As weird as it sounds, and as awful as it feels at first, there is no reason one can't learn to saw left handed just as good as right handed. If it works for Mary May when she is carving, then I can do it with a handsaw. Once I became accustomed to it, left handed sawing comes in handy all the time.

Read my old blog post and give it a try! 

23 SEP 2018
Since I was late last week, I'll post one a day early this week. Besides, I'll be busy with the DCBE III in Denmark. 

Today's post is called Microbevels - Bringing Woodworking to the Masses.
No point woodworking without sharp tools.
I suspect I wrote this post after reading someone pontificate about the uselessness of honing guides in a forum somewhere.

In short, this post discusses the benefits of using a honing guide for beginning woodworkers, because using them is fast, repeatable, and it gets you to the level of sharp required in woodworking.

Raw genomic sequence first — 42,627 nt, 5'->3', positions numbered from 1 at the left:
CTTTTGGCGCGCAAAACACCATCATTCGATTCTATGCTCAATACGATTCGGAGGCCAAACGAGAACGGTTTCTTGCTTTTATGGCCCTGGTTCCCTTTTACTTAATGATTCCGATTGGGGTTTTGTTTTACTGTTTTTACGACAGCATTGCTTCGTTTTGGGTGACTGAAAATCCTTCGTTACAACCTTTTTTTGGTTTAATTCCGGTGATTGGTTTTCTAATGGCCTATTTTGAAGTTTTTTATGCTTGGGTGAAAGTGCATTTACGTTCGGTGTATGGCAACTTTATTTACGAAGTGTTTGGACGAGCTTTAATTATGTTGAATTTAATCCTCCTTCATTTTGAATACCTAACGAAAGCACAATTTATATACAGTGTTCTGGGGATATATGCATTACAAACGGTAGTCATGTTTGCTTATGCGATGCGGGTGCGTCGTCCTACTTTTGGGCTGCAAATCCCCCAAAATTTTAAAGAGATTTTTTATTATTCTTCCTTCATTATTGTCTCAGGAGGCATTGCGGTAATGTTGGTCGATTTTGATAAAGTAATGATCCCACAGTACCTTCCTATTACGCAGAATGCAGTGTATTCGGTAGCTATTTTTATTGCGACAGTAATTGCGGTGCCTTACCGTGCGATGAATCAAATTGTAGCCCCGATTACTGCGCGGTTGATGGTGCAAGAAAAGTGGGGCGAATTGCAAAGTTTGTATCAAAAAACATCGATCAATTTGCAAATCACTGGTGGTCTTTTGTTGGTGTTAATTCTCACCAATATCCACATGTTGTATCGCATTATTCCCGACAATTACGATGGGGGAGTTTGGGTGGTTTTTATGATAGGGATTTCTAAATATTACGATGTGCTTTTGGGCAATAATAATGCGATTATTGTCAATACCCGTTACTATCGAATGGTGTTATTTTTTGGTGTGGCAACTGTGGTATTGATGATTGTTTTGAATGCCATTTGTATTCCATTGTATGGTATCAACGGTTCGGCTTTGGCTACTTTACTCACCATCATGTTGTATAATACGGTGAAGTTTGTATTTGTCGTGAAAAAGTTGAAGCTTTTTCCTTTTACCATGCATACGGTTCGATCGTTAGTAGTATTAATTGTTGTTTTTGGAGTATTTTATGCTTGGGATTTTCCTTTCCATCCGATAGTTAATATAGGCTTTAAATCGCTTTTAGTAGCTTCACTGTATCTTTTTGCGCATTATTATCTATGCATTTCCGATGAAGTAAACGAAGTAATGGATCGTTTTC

All these years later, I find I do freehand sharpening a lot more than I used to, but I still often use a honing guide. Especially after I grind. 

Additionally, whenever I teach someone how to sharpen, I show them how using a honing guide.

What are your thoughts? Do you use a honing guide?


19 SEP 2018
Today's Weekly post is only the second one, and what do you  know, I'm two days late.

This post is called More Mora

A while back I was thinking of buying a Mora knife from Amazon. Jonas came to the rescue, and told me his dad had oodles of those knives and he would send me one. Instead, I got a box full of them from him.

This post mostly included information from my Swedish friend Bengt, who was able to look up the logos and tell a little bit about these knives. One thing I learned, was that Mora isn't a manufacturer, but a town in Sweden that is famous for making these knives.

It was enjoyable going back to read this post again.